many decades we had no specific human rights legislation. Pioneering
human rights work nevertheless occurred, but it lacked a broad
social traction in the absence of a domestic legal framework.
Individuals who felt their human rights had been breached in the
UK had to travel all the way to Strasbourg, France to have their
cases heard by the European Court of Human Rights, applying the
European Convention on Human Rights to which the UK is a party.
12. The Human Rights Act, adopted by Parliament
in 1998, was a milestone in efforts to "bring rights home"
by incorporating into domestic law most of the rights protected
by the European Convention. It offered a uniquely British solution
to the "dilemma" of parliamentary sovereignty, via a
mechanism that saw primary responsibility for human rights protection
shared across all three branches of government.
This "democratic dialogue" between the executive, the
courts and Parliament has been much lauded for its innovation
and effectiveness to date.
13. When the Human Rights Act was passed, the
Government described its hope that in addition to permitting human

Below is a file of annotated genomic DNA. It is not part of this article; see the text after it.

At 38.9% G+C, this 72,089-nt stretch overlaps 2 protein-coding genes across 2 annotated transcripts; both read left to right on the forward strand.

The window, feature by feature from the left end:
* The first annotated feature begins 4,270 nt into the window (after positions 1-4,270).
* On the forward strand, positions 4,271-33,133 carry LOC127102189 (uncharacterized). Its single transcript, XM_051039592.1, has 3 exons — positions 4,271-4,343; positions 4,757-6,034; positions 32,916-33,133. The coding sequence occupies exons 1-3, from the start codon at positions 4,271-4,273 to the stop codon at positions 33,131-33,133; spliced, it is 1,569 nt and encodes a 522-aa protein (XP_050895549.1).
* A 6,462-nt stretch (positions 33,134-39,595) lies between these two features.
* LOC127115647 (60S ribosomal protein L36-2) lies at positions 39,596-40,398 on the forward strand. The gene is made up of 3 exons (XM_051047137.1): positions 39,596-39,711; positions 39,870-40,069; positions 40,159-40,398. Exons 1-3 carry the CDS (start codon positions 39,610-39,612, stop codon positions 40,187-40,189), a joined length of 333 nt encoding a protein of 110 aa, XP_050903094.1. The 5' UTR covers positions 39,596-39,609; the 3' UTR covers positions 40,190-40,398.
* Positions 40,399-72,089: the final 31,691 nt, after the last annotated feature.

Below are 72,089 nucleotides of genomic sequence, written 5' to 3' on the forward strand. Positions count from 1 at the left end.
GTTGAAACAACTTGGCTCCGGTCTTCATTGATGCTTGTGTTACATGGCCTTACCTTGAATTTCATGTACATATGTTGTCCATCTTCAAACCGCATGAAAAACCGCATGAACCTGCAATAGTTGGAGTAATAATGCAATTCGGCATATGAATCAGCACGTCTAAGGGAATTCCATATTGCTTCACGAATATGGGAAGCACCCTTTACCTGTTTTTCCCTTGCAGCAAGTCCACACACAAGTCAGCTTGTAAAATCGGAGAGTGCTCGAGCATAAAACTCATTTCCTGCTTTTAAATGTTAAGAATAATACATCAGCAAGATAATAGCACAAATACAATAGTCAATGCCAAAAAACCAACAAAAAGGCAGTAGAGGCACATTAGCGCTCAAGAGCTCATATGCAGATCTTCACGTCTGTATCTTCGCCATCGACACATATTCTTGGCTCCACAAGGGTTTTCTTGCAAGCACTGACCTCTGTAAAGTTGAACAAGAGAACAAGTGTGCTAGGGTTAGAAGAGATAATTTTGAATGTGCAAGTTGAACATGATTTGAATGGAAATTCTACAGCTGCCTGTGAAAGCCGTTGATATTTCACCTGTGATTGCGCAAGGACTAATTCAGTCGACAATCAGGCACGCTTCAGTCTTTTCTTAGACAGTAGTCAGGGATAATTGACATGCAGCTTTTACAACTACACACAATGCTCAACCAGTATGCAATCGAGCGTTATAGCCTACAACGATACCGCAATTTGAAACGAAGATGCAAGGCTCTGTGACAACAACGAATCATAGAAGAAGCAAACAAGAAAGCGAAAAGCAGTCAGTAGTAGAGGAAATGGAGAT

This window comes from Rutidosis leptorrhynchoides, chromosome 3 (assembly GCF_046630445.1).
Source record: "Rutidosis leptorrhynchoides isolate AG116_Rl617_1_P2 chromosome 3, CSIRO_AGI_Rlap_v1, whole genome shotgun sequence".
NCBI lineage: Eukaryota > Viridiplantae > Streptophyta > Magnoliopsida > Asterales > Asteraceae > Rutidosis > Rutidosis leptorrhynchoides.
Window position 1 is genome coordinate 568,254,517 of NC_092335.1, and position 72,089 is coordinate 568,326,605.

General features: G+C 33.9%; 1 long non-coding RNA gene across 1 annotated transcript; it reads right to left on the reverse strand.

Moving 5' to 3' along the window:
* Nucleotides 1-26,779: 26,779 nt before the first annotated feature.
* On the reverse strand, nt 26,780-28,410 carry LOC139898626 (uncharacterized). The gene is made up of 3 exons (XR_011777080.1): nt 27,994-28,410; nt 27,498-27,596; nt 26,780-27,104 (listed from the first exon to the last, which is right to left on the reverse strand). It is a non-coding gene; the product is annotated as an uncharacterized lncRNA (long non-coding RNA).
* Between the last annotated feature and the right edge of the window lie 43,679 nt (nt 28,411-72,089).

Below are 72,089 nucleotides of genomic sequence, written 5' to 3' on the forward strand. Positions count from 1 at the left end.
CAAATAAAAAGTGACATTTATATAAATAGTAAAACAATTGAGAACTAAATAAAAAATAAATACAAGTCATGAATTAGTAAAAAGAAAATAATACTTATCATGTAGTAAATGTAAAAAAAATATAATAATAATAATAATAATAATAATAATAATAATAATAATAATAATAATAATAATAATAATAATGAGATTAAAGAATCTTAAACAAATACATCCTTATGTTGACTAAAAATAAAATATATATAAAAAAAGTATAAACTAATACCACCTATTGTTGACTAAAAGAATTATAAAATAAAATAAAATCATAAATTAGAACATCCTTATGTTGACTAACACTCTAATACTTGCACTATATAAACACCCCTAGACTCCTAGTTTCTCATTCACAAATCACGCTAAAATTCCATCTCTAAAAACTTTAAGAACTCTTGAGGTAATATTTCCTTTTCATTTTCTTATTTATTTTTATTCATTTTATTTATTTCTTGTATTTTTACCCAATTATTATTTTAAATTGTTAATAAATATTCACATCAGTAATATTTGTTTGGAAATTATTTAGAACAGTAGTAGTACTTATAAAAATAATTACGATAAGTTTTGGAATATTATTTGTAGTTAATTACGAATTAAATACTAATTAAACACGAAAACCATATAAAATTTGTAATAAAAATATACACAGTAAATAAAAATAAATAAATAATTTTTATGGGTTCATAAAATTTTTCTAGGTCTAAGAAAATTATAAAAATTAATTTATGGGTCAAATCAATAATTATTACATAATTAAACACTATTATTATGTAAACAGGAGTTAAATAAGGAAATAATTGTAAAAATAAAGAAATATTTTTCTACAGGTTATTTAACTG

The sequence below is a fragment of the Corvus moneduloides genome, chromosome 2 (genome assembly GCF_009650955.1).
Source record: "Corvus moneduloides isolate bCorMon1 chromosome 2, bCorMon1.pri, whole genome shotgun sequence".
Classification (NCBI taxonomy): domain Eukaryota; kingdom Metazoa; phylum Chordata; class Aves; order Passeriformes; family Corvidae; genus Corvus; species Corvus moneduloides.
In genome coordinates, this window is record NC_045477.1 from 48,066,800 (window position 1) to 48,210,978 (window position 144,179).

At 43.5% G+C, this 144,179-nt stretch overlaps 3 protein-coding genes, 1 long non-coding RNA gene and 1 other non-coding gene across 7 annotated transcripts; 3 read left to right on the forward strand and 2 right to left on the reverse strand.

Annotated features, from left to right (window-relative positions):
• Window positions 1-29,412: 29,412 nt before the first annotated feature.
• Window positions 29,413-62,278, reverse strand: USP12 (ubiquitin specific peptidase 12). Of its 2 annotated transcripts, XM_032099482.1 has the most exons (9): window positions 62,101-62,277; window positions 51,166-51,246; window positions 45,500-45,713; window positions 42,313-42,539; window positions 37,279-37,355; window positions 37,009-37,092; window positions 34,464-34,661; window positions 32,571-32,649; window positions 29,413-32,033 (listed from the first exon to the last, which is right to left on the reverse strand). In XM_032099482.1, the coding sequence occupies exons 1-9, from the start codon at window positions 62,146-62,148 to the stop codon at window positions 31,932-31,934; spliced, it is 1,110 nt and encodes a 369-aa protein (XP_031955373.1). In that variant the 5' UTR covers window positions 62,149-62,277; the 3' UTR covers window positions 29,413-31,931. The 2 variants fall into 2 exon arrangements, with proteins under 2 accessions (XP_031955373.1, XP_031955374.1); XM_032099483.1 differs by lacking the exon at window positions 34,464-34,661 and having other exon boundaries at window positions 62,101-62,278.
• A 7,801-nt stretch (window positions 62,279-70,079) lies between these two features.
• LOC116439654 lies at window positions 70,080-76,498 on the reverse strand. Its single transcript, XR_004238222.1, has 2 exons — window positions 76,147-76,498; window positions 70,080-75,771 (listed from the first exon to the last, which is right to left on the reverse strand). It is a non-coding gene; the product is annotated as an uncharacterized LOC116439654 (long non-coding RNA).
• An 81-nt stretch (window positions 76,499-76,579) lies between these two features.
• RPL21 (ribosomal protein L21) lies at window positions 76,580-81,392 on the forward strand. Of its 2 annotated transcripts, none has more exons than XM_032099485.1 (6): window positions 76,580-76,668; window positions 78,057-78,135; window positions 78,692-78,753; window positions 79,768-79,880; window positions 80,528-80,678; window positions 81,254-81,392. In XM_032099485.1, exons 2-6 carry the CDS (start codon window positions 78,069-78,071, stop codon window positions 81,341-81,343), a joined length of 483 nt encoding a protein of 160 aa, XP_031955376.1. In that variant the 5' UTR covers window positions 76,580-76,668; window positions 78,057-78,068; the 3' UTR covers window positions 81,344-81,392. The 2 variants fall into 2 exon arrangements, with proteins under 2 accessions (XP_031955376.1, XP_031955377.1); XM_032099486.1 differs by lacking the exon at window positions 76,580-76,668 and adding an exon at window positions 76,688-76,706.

rights cases to be heard in our domestic courts, the Act would
support a culture of respect for everyone's human rights. The
idea was that human rights would become a feature of everyday
lifeprinciples such as dignity, equality, respect, fairness
and autonomy would be used by individuals and groups to negotiate
improved public services, and by public service providers as a
tool to improve the quality of their services. Thus the Human
Rights Act would have its greatest impact not in our courts of
law, out of the reach of the public at large, but in the wider
community, especially in the hands of those who provide public
services and those who use them. Through this process, a culture
of respect for human rights would take root in the UK.
14. For this ambition of the Government's to
be realised, it was essential that practical information about
the Human Rights Act be made widely available to the public and
voluntary and community sectors, and the general public. In the